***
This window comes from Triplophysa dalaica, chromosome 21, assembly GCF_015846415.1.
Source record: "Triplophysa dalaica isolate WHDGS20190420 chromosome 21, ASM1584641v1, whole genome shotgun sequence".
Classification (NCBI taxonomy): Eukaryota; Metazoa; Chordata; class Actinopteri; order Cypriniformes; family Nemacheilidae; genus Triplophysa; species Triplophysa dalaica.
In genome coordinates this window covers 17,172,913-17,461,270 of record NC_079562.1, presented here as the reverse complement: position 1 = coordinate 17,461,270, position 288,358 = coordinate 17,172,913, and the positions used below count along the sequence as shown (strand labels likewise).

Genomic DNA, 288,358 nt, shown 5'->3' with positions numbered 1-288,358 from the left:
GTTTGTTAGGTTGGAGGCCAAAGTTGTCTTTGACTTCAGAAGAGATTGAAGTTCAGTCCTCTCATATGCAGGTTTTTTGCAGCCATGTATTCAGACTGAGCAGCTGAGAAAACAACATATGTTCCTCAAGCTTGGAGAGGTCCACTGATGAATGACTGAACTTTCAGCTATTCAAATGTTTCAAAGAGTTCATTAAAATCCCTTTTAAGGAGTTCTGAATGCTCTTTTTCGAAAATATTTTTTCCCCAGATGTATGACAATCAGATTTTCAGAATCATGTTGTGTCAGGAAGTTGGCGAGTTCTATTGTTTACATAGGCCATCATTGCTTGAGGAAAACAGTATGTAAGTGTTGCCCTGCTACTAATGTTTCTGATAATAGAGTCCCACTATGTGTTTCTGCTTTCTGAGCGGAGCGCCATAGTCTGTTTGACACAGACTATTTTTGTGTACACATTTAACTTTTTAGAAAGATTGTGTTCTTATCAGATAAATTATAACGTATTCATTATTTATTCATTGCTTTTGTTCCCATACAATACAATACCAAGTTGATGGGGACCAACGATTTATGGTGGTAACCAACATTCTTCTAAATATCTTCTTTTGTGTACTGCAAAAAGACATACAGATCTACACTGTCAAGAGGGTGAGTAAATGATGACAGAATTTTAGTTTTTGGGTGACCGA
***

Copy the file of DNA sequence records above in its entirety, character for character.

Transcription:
This window comes from Triplophysa dalaica, chromosome 21, assembly GCF_015846415.1.
Source record: "Triplophysa dalaica isolate WHDGS20190420 chromosome 21, ASM1584641v1, whole genome shotgun sequence".
Classification (NCBI taxonomy): Eukaryota; Metazoa; Chordata; class Actinopteri; order Cypriniformes; family Nemacheilidae; genus Triplophysa; species Triplophysa dalaica.
In genome coordinates this window covers 17,172,913-17,461,270 of record NC_079562.1, presented here as the reverse complement: position 1 = coordinate 17,461,270, position 288,358 = coordinate 17,172,913, and the positions used below count along the sequence as shown (strand labels likewise).

Genomic DNA, 288,358 nt, shown 5'->3' with positions numbered 1-288,358 from the left:
GTTTGTTAGGTTGGAGGCCAAAGTTGTCTTTGACTTCAGAAGAGATTGAAGTTCAGTCCTCTCATATGCAGGTTTTTTGCAGCCATGTATTCAGACTGAGCAGCTGAGAAAACAACATATGTTCCTCAAGCTTGGAGAGGTCCACTGATGAATGACTGAACTTTCAGCTATTCAAATGTTTCAAAGAGTTCATTAAAATCCCTTTTAAGGAGTTCTGAATGCTCTTTTTCGAAAATATTTTTTCCCCAGATGTATGACAATCAGATTTTCAGAATCATGTTGTGTCAGGAAGTTGGCGAGTTCTATTGTTTACATAGGCCATCATTGCTTGAGGAAAACAGTATGTAAGTGTTGCCCTGCTACTAATGTTTCTGATAATAGAGTCCCACTATGTGTTTCTGCTTTCTGAGCGGAGCGCCATAGTCTGTTTGACACAGACTATTTTTGTGTACACATTTAACTTTTTAGAAAGATTGTGTTCTTATCAGATAAATTATAACGTATTCATTATTTATTCATTGCTTTTGTTCCCATACAATACAATACCAAGTTGATGGGGACCAACGATTTATGGTGGTAACCAACATTCTTCTAAATATCTTCTTTTGTGTACTGCAAAAAGACATACAGATCTACACTGTCAAGAGGGTGAGTAAATGATGACAGAATTTTAGTTTTTGGGTGACCGA